Unless the schools engage in intensive reading and math remediation with students, simply engaging in some curricula changes  (and offering some additional training to laggard teachers) will do nothing to help these kids onto the path to college and career success.

Districts rarely pick SIG’s strongest turnaround model, which calls for “shutting down dropout factories and failure mills, and then replacing them with traditional public and charter schools,” Biddle writes.

Obama touts turnarounds, but where’s the data?

School turnarounds are working claimed President Obama at the last two debates. But where’s the data? asks Alyson Klein on Ed Week‘s Politics K-12.

The Obama administration put $3 billion in stimulus funds into the School Improvement Grant program and required states to use one of four turnaround models. We don’t know if it’s working. ”It seems pretty clear that the administration is sitting on the data until after the election,” writes Klein.

Tinkering, not transforming

Washington state’s share of $3 billion in federal School Improvement Grants isn’t funding significant change at turnaround schools, concludes Tinkering Toward Transformation by the University of Washington’s Center on Reinventing Education.

. . . with some exceptions, districts and schools in Washington state are approaching the turnaround work in ways only marginally different from past school improvement efforts. Despite the hard work of administrators, principals, and especially teachers, the majority of schools studied show little evidence of the type of bold and transformative changes the SIGs were intended to produce.

Two of nine schools studied took a comprehensive approach to rethinking instruction, analyzing data and improving the school climate, while the rest adopted “a hodgepodge of intervention strategies.”

 

Time alone isn’t enough

Extending the school day without improving teaching won’t make much difference, concludes a new Education Sector report,  Off the Clock: What More Time Can (and Can’t) Do for School Turnarounds.

More than 90 percent of the schools receiving federal School Improvement Grants have chosen turnaround options that call for more class time. Some have added class time by shortening recess and lunch. Others have created after-school programs.

“New designs for extended time should be a part of the nation’s school improvement plans,” (author Elena) Silva concludes. “But policymakers and school leaders must recognize that successful schools use time not just to extend hours and days but to creatively improve how and by whom instruction is delivered.”

The limited research on extended learning time (ELT) shows only small effects on student achievement, the report concludes. “Schools that have succeeded with extended time have done so largely because they include time as part of a more comprehensive reform.” Just doing the same old thing for an extra 20 minutes a day isn’t going to help.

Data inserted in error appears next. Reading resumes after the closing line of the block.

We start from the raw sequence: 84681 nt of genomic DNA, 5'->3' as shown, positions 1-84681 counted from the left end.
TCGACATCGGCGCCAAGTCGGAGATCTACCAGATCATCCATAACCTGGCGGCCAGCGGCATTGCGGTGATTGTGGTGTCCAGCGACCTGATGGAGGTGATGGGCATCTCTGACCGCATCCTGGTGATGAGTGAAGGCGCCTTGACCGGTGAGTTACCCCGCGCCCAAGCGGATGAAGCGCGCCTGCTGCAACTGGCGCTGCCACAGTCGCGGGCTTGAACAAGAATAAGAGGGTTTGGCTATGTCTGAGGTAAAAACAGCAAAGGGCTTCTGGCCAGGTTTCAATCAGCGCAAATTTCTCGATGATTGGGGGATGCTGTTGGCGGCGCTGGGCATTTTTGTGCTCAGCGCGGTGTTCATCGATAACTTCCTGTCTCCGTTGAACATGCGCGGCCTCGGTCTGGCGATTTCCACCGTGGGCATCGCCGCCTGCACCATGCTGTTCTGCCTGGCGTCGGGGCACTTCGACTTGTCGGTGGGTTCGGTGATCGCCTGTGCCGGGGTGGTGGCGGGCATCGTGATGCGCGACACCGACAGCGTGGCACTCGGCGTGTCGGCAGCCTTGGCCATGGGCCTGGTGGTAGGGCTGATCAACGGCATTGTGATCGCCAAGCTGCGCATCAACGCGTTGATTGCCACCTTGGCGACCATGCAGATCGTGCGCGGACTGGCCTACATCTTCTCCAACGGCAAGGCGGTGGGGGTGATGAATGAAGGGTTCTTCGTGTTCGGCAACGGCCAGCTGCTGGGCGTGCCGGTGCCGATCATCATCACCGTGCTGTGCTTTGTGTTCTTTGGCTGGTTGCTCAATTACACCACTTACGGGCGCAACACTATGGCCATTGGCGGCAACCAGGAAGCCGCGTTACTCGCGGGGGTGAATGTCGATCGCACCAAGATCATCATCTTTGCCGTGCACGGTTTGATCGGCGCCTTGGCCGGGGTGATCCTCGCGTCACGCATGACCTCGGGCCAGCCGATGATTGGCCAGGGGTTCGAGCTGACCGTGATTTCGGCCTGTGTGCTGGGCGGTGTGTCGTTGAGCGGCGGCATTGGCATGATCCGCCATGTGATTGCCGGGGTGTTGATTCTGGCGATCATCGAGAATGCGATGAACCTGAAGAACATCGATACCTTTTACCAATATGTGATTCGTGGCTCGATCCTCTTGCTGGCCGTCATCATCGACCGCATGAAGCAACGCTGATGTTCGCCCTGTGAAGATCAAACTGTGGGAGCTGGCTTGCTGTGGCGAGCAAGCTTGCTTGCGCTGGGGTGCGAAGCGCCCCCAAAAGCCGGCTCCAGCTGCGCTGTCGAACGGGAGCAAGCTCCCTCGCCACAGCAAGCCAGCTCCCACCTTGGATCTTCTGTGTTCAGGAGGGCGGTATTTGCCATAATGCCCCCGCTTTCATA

Turning and turning

Turning around low-performing schools isn’t easy, conclude two new Center for American Progress reports.

In A Snapshot of SIG: A Look at Four States’ Approaches to School Turnaround, Jessica Quillin outlines how California, Tennessee, Illinois, and North Carolina have spent federal School Improvement Grants to improve their most underperforming schools.

Melissa Lazarin focuses on charter turnaround efforts in Los Angeles and Philadelphia in Charting New Territory: Tapping Charter Schools to Turn Around The Nation’s Dropout Factories. Only 5 percent of SIG schools, including 11 high schools, have chosen to restart as charter schools. But Green Dot’s takeover of Locke High in Los Angeles and Mastery Charter‘s takeover of Shoemaker Middle School in Philadelphia show the potential.

While charter high school students don’t post higher test scores than comparable students at district schools, they’re 7 to 15 percentage points more likely to graduate and earn a high school diploma, according to a recent RAND report.

Turnaround twist: Principals fired, rehired

Firing the principal is the most popular way for low-performing schools to qualify for federal turnaround money, reports AP. But many fired principals have been rehired, sometimes to supervise the turnaround of their old school or to take over another school that fired its principal.

After Red Lake High School was labeled one of Minnesota’s worst schools, its board moved quickly to dismiss the principal. It didn’t take long for Ev Arnold to land on his feet, though: The same district now pays him the identical salary to oversee the school’s turnaround.

A Red Lake elementary principal who was fired replaced a fired principal at a neighboring district’s high school. The former high school principal was hired to run the middle school.  It’s not just Minnesota, AP finds.

In West Virginia, where 15 schools applied for the grants, eight principals got waivers to stay, two were hired to oversee the turnaround of their former schools, four were reassigned to other jobs in the district and one retired, according to the West Virginia Department of Education. Similarly, four of the seven Nebraska principals affected were hired as turnaround officers for their former schools . . .

The federal government is putting much more money into School Improvement Grants for the worst 5 percent of schools. Districts can close the school or convert it to a charter, but rarely choose those options. More than 90 percent choose to replace the principal and at least half the teachers, or replace just the principal and change the curriculum.